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MY OLYMPICS: Lillehammer 1994

There was a daily ritual in Lillehammer during the 1994 Olympic Winter Games. At the small ski resort of Hafjell, just a few clicks north of the village, each day in late afternoon the chairlifts would fill with cross country skiers. At the same time, it was one of the more convenient ways for us to reach our cabin at Hafjelltoppen. So each day we would join the ranks of nordic enthusiasts, each carrying a small backpack with a sleeping blanket and chunks of firewood as they headed for the ridgeline and skied the 15 kilometers to the Olympic cross country ski trails where tens of thousands of Norwegians camped overnight along the trails to have a good vantage point for the races the next day. Such was the spirit of the Norwegian people and an Olympics that truly celebrated the culture of a nation.

I remember the day in 1987, working at the USSA office in Colorado Springs, when I heard the news that Lillehammer was named as the site of the 1994 Olympic Winter Games. I was dumbfounded, at first, that this tiny Norwegian village of around 20,000 people and just a few small hotels could stage an Olympics.

While working at Telemark Lodge in northern Wisconsin, we adopted Lillehammer as a sister city for our respective Birkebeiner cross country ski races. I knew the town and its leaders, and had been there many times. It was a wonderful small village, but an Olympic city?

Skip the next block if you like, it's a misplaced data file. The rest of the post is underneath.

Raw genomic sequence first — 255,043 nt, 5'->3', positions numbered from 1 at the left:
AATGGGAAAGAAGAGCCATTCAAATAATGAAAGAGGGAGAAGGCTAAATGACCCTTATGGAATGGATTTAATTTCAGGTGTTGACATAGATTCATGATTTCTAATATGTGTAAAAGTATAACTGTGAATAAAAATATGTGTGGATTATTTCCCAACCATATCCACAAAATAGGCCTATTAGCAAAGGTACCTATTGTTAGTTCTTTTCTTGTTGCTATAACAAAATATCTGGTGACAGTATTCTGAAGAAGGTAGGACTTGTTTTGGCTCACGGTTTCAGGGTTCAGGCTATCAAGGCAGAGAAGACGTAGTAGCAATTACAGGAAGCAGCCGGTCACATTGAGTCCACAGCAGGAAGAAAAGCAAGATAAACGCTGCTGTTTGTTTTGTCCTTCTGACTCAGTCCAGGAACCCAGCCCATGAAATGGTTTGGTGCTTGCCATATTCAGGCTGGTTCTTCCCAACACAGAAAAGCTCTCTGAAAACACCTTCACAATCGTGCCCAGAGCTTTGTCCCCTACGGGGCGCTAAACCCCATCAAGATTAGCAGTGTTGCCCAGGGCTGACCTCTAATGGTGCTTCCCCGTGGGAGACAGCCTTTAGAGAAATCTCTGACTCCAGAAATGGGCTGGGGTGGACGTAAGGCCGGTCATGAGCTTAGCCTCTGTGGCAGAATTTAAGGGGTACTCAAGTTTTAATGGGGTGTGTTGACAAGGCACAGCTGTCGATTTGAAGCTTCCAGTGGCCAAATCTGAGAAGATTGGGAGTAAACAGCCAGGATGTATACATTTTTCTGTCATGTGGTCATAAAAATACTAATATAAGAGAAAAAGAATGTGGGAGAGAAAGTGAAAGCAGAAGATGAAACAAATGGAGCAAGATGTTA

There are infinite ways to measure success. But by every measure, Lillehammer played host to the greatest Winter Games of all time. It wasn’t just the organization. It was the ski heritage of the nation that warmed your heart.

It began with a brilliant Opening Ceremony with a torch delivered by ski jumper. It was the lines of spectators hiking across a frozen lake to the finish area in Kvitfjell. Or the estimated 100,000 spectators who lined the trails for the men’s relay, then filtered downhill to the jump stadium. These were hardy, knowledgeable fans with a sense of history.

Our U.S. Ski Team came into the Games with hopes and some level of modest success. But a preview story in Sports Illustrated trashed the team, calling them the “Uncle Sam’s lead footed snowplow brigade.” It took one day to prove writer E.M. Swift wrong – very wrong!

It was a brilliant, crisp, bluebird day as Tommy Moe knifed his way down the mountain at Kvitfjell to win the men’s downhill and earn a redemptive SI cover. Then it was Picabo Street with downhill silver, Moe with super G silver on his birthday and Diann Roffe starting number one in super G and taking the title. Add to that moguls silver from Liz McIntyre and it was a pretty successful Games for the USA.

The tiny town welcomed the world with temporary hotels and a well-publicized environmental awareness program during the Games. It utilized fast trains to Oslo to move tens of thousands of fans each day. From the upside down Viking ship speed skating venue in Hamar to the ski jumps and cross country trails of Lillehammer, to the slopes of Hafjell and Kvitfjell, it was a sensational Olympic Winter Games.